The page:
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Home More structures Pure Functions  
See also: Functions with Results  
Pure Functions
A function is considered a pure function if the result depends only on the arguments, and it has no side effects like modifying an argument or outputting something. The only result of calling a pure function is the return value. One example is after, which compares two Times and returns a bool that indicates whether the first operand comes after the second: bool after (Time& time1, Time& time2) {if (time1.hour > time2.hour) return true; if (time1.hour < time2.hour) return false; if (time1.minute > time2.minute) return true; if (time1.minute < time2.minute) return false; if (time1.second > time2.second) return true; return false; }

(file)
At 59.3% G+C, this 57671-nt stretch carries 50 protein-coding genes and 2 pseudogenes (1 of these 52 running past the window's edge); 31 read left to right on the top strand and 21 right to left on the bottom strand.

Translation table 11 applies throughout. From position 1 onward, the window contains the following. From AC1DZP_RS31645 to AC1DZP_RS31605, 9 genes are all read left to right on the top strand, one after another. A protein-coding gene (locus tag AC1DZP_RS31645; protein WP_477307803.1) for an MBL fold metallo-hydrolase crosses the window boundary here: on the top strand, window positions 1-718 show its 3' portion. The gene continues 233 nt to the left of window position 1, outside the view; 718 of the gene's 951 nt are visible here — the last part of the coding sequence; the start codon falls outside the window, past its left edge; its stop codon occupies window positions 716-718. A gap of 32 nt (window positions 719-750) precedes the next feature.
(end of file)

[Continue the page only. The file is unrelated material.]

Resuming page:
A second example is addTime, which calculates the sum of two times. For example, if it is 9:14:30, and your breadmaker takes 3 hours and 35 minutes, you could use addTime to figure out when the bread will be done. Here is a rough draft of this function that is not quite right: Time addTime (Time& t1, Time& t2) {Time sum; sum.hour = t1.hour + t2.hour; sum.minute = t1.minute + t2.minute; sum.second = t1.second + t2.second; return sum; } Here is an example of how to use this function. If currentTime contains the current time and breadTime contains the amount of time it takes for your breadmaker to make bread, then you could use addTime to figure out when the bread will be done. Time currentTime = { 9, 14, 30.0 };Time breadTime = { 3, 35, 0.0 }; Time doneTime = addTime (currentTime, breadTime); printTime (doneTime); The output of this program is 12:49:30, which is correct. On the other hand, there are cases where the result is not correct. Can you think of one? The problem is that this function does not deal with cases where the number of seconds or minutes adds up to more than 60. When that happens we have to "carry" the extra seconds into the minutes column, or extra minutes into the hours column. Here's a second, corrected version of this function. Time addTime (Time& t1, Time& t2) {Time sum; sum.hour = t1.hour + t2.hour; sum.minute = t1.minute + t2.minute; sum.second = t1.second + t2.second; if (sum.second >= 60.0) { sum.second = 60.0; sum.minute += 1; } if (sum.minute >= 60) { sum.minute = 60; sum.hour += 1; } return sum; } Although it's correct, it's starting to get big. Later, I will suggest an alternate approach to this problem that will be much shorter. This code demonstrates two operators we have not seen before, += and =. These operators provide a concise way to increment and decrement variables. For example, the statement sum.second = 60.0; is equivalent to sum.second = sum.second  60;


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